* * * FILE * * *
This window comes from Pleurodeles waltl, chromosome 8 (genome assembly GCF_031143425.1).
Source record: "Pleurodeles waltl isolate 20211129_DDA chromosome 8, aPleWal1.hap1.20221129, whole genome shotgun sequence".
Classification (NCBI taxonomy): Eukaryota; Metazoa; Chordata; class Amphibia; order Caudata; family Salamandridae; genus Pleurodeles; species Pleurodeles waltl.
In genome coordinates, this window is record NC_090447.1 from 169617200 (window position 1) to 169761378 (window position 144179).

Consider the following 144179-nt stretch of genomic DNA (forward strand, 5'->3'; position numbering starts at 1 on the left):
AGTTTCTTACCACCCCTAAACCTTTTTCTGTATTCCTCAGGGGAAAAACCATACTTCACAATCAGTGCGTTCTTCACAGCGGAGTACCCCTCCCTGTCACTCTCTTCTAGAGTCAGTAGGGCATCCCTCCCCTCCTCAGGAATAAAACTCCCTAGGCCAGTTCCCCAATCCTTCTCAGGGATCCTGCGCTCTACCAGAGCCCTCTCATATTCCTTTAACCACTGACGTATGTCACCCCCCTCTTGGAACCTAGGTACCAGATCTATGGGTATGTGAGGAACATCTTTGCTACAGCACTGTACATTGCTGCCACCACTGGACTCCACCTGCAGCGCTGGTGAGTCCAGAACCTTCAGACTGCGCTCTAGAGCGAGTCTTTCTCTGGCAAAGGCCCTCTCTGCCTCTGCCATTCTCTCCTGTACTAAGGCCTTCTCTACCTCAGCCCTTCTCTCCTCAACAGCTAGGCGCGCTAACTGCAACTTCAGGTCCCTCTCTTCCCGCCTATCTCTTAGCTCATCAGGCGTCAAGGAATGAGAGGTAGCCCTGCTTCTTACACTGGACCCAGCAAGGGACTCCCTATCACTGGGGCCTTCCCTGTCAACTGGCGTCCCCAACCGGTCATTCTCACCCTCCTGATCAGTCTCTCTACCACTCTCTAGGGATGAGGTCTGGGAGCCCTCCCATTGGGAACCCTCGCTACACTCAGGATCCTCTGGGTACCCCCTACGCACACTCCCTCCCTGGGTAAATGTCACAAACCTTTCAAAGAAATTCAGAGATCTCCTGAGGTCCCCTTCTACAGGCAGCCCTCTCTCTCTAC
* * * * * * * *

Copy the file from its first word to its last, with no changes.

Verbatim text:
This window comes from Pleurodeles waltl, chromosome 8 (genome assembly GCF_031143425.1).
Source record: "Pleurodeles waltl isolate 20211129_DDA chromosome 8, aPleWal1.hap1.20221129, whole genome shotgun sequence".
Classification (NCBI taxonomy): Eukaryota; Metazoa; Chordata; class Amphibia; order Caudata; family Salamandridae; genus Pleurodeles; species Pleurodeles waltl.
In genome coordinates, this window is record NC_090447.1 from 169617200 (window position 1) to 169761378 (window position 144179).

Consider the following 144179-nt stretch of genomic DNA (forward strand, 5'->3'; position numbering starts at 1 on the left):
AGTTTCTTACCACCCCTAAACCTTTTTCTGTATTCCTCAGGGGAAAAACCATACTTCACAATCAGTGCGTTCTTCACAGCGGAGTACCCCTCCCTGTCACTCTCTTCTAGAGTCAGTAGGGCATCCCTCCCCTCCTCAGGAATAAAACTCCCTAGGCCAGTTCCCCAATCCTTCTCAGGGATCCTGCGCTCTACCAGAGCCCTCTCATATTCCTTTAACCACTGACGTATGTCACCCCCCTCTTGGAACCTAGGTACCAGATCTATGGGTATGTGAGGAACATCTTTGCTACAGCACTGTACATTGCTGCCACCACTGGACTCCACCTGCAGCGCTGGTGAGTCCAGAACCTTCAGACTGCGCTCTAGAGCGAGTCTTTCTCTGGCAAAGGCCCTCTCTGCCTCTGCCATTCTCTCCTGTACTAAGGCCTTCTCTACCTCAGCCCTTCTCTCCTCAACAGCTAGGCGCGCTAACTGCAACTTCAGGTCCCTCTCTTCCCGCCTATCTCTTAGCTCATCAGGCGTCAAGGAATGAGAGGTAGCCCTGCTTCTTACACTGGACCCAGCAAGGGACTCCCTATCACTGGGGCCTTCCCTGTCAACTGGCGTCCCCAACCGGTCATTCTCACCCTCCTGATCAGTCTCTCTACCACTCTCTAGGGATGAGGTCTGGGAGCCCTCCCATTGGGAACCCTCGCTACACTCAGGATCCTCTGGGTACCCCCTACGCACACTCCCTCCCTGGGTAAATGTCACAAACCTTTCAAAGAAATTCAGAGATCTCCTGAGGTCCCCTTCTACAGGCAGCCCTCTCTCTCTAC